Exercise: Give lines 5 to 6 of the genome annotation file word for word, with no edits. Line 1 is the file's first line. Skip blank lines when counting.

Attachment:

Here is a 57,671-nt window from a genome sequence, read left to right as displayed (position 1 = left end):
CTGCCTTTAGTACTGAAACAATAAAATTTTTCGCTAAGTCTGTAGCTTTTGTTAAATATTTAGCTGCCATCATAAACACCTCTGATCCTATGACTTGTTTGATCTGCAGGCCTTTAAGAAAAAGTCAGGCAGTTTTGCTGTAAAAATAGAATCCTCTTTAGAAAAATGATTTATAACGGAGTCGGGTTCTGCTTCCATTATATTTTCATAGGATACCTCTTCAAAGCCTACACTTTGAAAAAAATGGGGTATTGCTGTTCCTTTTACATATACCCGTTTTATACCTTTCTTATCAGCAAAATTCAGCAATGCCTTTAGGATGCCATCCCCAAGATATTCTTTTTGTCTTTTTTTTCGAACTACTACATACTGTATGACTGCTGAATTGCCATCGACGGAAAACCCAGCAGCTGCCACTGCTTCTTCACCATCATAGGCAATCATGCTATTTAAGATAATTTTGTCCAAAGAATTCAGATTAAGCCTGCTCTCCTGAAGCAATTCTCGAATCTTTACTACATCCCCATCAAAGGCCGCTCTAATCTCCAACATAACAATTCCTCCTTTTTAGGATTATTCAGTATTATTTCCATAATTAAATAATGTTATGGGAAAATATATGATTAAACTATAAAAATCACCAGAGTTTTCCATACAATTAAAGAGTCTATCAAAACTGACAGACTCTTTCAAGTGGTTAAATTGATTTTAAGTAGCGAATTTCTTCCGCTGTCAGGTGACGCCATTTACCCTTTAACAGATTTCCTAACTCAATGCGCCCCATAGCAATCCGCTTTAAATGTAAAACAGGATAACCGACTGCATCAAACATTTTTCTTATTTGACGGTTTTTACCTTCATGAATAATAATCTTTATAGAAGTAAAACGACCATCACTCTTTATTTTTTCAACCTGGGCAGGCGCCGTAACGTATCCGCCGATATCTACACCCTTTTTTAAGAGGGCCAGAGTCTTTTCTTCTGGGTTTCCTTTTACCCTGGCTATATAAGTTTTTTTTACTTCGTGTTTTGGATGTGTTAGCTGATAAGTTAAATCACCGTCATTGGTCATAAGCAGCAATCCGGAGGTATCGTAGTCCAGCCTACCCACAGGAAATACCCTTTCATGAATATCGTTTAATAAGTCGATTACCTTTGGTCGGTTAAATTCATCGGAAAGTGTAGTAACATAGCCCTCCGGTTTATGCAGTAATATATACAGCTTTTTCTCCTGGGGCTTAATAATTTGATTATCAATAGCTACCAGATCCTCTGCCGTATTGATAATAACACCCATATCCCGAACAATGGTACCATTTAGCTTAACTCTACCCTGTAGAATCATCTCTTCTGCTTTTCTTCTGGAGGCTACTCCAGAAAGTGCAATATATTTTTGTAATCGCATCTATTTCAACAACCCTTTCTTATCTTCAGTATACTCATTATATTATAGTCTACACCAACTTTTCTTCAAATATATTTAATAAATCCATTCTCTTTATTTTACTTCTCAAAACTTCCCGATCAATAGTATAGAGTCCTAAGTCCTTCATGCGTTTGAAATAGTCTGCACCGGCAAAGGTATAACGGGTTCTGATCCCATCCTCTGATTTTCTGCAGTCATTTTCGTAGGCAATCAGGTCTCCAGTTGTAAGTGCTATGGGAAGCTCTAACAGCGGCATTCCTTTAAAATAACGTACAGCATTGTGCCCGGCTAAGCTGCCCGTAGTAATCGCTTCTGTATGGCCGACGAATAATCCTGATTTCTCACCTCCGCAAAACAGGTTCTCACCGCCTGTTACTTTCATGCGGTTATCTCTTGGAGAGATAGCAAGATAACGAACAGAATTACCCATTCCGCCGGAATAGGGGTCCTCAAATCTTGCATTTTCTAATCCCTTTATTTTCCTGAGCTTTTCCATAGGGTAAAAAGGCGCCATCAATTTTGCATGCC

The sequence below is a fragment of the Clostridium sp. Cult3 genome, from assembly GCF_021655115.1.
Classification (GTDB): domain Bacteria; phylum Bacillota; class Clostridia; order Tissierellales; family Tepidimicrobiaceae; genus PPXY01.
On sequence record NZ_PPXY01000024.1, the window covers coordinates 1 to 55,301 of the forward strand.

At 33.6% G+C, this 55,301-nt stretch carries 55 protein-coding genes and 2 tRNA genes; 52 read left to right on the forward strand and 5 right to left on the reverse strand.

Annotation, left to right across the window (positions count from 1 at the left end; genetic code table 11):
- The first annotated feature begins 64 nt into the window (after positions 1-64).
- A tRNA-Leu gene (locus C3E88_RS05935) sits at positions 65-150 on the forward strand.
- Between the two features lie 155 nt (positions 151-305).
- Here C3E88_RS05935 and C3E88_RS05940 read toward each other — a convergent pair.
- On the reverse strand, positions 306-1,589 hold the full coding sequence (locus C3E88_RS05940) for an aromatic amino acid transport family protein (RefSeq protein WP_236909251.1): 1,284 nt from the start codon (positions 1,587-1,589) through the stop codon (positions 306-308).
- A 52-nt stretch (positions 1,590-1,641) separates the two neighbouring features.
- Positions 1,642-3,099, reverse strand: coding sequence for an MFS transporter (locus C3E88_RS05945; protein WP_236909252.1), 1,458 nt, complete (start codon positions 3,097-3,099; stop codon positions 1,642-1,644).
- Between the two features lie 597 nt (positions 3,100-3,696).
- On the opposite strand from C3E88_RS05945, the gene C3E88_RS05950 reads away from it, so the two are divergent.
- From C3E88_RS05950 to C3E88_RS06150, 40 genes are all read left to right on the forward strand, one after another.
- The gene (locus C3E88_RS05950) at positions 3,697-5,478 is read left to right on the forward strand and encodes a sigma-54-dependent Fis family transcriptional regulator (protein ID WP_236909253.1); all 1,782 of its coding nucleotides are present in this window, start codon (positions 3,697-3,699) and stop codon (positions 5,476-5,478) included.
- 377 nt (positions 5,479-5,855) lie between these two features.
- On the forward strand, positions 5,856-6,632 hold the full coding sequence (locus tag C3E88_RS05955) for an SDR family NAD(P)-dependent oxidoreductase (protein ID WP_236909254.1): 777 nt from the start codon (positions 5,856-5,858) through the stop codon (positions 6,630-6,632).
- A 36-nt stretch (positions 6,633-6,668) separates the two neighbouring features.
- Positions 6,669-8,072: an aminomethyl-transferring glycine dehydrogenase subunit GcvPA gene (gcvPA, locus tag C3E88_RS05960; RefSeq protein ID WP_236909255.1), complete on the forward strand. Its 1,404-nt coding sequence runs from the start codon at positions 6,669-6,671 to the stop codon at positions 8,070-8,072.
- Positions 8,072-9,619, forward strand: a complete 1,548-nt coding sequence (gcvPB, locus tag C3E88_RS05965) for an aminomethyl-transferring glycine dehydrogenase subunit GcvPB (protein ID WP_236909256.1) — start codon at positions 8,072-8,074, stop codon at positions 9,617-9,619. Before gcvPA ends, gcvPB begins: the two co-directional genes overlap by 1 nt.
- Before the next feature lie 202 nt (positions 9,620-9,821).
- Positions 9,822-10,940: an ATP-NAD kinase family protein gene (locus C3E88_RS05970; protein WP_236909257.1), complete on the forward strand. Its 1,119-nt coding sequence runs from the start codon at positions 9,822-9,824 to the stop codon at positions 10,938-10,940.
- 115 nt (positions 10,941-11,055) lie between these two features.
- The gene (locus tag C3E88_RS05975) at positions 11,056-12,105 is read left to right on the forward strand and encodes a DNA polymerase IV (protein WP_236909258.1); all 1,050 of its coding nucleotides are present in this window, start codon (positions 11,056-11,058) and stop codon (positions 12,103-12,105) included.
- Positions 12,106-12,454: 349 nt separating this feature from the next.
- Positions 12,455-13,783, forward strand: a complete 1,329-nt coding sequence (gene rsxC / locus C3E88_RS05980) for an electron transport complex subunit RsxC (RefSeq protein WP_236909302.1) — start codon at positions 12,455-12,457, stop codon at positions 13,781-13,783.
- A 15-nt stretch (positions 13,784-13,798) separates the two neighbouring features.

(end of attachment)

On sequence record NZ_PPXY01000024.1, the window covers coordinates 1 to 55,301 of the forward strand.

At 33.6% G+C, this 55,301-nt stretch carries 55 protein-coding genes and 2 tRNA genes; 52 read left to right on the forward strand and 5 right to left on the reverse strand.